but still i see that there are guys of the old guard that keep building planes from balsa. so there is room for both.
what matters is that we all like and enjoy dealing with model airplanes.
Posted by phil alvirez | Dec 29, 2016 @ 08:53 AM | 6,267 Views
as i have faced radio failure, i want to present all that i have been into, and comments from experienced fellows.
i imagine this is a controversial issue, so i ask you fellows to follow it and reach your own conclusions.
will keep adding stuff, as i have it scatered and sometimes is hard to retrieve, so please keep coming back AND SEE THE UPDATES AT THE END.
i started having problems at a field where i flew for several years. for some time it was isolated loss of signal. then suddenly the bottom fell. the field has nearby 4 towers from the local radio station.
lets start with this:
then when asking experts, i got this:
Originally Posted by SkyNorth
How is the Internet being supplied in that area.?
Where I live , WiFi signals are beamed from a central Tower to small dishes on our roofs.
Is it possible a new provider has installed in your area, or picked up a couple of customers
that would require them to "beam" across your flying area?
there is also this comment from David E. Buxton :
High gain antennas for outdoor Wi-Fi are also a concern. Lookout for these antennas and don’t fly through their beams.

more: got this:
Can you take all your systems including the good and the bad to another field? Try the following at a different field.
You may be...Continue Reading
Posted by phil alvirez | Dec 12, 2016 @ 08:22 AM | 4,893 Views
when i was at college, at the place where i lived, when we paid the fare at the city buses, the driver handled a ticket made of sort of tissue paper about 1-1/2" x 4". we took classes at a building that was 4 stories tall and had a long aisle open. then 1 of the students made a paper plane with his ticket and launched it. as the wind blowed constantly towards the building, it created an upwards draft that kept it soaring for a long time. as a consequence, some of us mad enough kept our tickets in good shape, organized a competition and made paper planes and at the breaks between clases we launched and timed them. the average flight time was about 4 minutes. how about that! this is the best example of clift/slope draft i have ever heard!
Posted by phil alvirez | Dec 11, 2016 @ 11:55 AM | 4,859 Views
those who live in places where snows, dream of a white christmas.
problem is, it does not happen all the time.
sometimes we get it before, others after.
but man, in its arrogance, that makes him think that knows all, does not take in consideration nature.
instead trying to make nature to adapt to us (that will never happen), why we dont make christmas happen when, near that date, it snows?
years ago i had an english friend who told me that, whenever there was good weather (rare in old england), people just packed up their picnic basket and went out. that was a national holiday. (perhaps things have changed, but still sounds like a brilliant idea in a happy world).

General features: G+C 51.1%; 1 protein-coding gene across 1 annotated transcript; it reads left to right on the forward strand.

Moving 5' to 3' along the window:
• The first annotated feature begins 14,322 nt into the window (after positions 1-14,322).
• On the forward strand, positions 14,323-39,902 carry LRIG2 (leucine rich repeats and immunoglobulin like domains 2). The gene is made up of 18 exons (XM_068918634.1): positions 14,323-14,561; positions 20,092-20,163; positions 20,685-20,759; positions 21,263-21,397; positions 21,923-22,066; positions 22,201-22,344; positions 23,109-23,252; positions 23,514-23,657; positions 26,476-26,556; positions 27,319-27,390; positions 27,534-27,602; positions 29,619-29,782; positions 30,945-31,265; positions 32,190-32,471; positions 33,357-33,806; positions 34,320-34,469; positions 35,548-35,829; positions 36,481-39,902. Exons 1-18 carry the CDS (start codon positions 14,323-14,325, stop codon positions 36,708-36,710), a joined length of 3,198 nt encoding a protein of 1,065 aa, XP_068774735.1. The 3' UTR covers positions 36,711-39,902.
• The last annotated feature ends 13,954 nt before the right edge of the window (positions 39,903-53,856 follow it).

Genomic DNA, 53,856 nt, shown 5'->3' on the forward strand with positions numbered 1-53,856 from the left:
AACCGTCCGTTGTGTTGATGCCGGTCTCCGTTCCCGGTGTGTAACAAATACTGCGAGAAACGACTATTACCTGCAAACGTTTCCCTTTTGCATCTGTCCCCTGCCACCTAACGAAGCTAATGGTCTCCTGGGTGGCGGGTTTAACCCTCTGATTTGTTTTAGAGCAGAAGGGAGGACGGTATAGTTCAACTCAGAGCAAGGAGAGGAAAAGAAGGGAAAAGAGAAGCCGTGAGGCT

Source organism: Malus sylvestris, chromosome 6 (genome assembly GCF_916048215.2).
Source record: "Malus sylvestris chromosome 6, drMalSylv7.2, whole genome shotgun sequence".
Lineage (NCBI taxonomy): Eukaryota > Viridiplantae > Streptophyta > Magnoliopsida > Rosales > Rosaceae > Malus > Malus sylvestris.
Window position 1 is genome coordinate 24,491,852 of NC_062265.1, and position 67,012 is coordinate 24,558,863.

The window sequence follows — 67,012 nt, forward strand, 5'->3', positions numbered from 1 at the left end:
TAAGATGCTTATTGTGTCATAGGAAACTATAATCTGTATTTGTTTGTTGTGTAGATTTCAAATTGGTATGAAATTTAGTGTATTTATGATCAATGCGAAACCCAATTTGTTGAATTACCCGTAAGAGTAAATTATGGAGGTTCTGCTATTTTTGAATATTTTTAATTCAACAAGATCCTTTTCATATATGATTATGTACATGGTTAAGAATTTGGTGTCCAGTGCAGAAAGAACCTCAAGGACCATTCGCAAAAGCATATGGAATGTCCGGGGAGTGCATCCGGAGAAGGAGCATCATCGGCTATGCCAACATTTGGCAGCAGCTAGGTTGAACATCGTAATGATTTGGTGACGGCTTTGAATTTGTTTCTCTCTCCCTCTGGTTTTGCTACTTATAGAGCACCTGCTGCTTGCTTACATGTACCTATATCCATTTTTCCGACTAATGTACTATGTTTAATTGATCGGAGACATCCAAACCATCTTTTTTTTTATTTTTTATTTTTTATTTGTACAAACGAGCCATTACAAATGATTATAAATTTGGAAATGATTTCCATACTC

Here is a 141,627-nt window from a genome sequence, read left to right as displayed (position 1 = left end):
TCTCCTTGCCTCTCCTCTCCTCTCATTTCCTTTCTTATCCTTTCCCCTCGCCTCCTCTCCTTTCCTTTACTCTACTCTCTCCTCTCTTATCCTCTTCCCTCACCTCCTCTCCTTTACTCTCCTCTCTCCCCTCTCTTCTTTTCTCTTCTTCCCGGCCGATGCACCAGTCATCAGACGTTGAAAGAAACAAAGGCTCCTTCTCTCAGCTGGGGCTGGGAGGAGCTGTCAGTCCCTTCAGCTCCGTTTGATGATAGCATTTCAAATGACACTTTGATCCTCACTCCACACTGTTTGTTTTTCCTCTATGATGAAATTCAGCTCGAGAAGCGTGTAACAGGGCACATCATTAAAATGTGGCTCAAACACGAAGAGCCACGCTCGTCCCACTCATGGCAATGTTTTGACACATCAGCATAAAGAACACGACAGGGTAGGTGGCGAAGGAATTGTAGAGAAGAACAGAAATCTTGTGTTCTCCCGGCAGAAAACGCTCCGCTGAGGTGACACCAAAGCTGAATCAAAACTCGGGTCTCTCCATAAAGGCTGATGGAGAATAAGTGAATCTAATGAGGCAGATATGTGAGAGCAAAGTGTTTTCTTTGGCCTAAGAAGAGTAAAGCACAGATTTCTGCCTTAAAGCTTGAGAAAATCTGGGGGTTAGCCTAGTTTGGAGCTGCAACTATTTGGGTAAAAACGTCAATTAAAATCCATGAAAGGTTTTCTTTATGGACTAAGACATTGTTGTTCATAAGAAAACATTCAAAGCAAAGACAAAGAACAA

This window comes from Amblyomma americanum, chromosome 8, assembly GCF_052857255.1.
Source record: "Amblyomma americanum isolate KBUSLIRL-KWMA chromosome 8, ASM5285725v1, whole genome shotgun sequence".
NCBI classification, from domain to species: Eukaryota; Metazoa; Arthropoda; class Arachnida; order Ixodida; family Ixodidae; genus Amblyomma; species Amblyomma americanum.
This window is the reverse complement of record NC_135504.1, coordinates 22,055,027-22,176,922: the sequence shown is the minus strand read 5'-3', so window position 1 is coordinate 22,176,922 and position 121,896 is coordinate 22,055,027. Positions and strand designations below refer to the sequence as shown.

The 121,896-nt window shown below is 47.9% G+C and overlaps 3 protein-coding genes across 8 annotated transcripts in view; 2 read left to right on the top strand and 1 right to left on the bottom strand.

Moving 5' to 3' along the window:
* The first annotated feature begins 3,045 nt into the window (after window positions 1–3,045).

think of it.

Posted by phil alvirez | Dec 07, 2016 @ 01:00 PM | 4,530 Views
i have seen experts doing all kinds of complex maneuvers with ease, but at landing, most of them seem quite nervous.
and its because when getting close to the ground, there is no tolerance.
when i learned to fly full size, 1 of the thing we learned was that when doing a turn downwind, the plane sank and became unstable. and many years later, when flying r/c, i remembered this.
now that am into r/c sailplanes, i recall when i got started many years ago, that there was a young man who flew sailplanes (no motor) and always landed at his feet. when watching him closely, i noticed that he never turned downwind. he did lazy 8s, facing the wind. and i have been doing this too. this way there are no surprises. so, even if i fly electric, that the motor can be started in an emergency, i always land deadstick and no downwind turns. and, if the field allows that, i do not flare-off. just push it gently towards the ground. this way, the landing is more smooth. no jumping and stalling at the last moment.
and the best advice to learn to land? practice! whatever is the most difficult thing to do, can be overcomed with more practice.
as i realized how hard was for me (and i think for everybody too), i decided to improve that, so i began to do short flights. climb for 30 seconds, then land. over and over again. so in 30 minutes i had 30 landings. kept counting until i got 6,000. by then, it was instinctive. now i dont have to think on it. is like walking: you dont have to think to move your legs, isnt it?
Posted by phil alvirez | Dec 05, 2016 @ 06:18 PM | 4,262 Views
the kind of planes i got started with, were free flight hand launched gliders of 18" span, and those were the most fun i ever had.
with them i learned aerodynamics, to trim a plane, and to feel the thermals that lift from the ground.
i held 4 planes in 1 hand,between my fingers, and another in the other and began to launch 1 by 1 and watch how they behaved.
i learned to understand the timing, when there is no wind and suddenly a breeze begins to blow; how to follow the thermal and pick up the planes as they were landing, and launch them again until ran out of field. sometimes 1 of them got a boomer and flew away. still, sometimes i could get them back. 1 of them did over 10 minutes, and another over 11 and got them back. but most of them, when got a strong 1 flew away. no dethermalizer nothing.

and these are the days...
but it is now that, with the help of modern technology, am having a great time too. r/c electric powered 2 meters sailplanes, with vario that tells me when there is lift, following a thermal, is beyond the wildest dream i could have in those days.
Posted by phil alvirez | Dec 01, 2016 @ 11:07 AM | 3,913 Views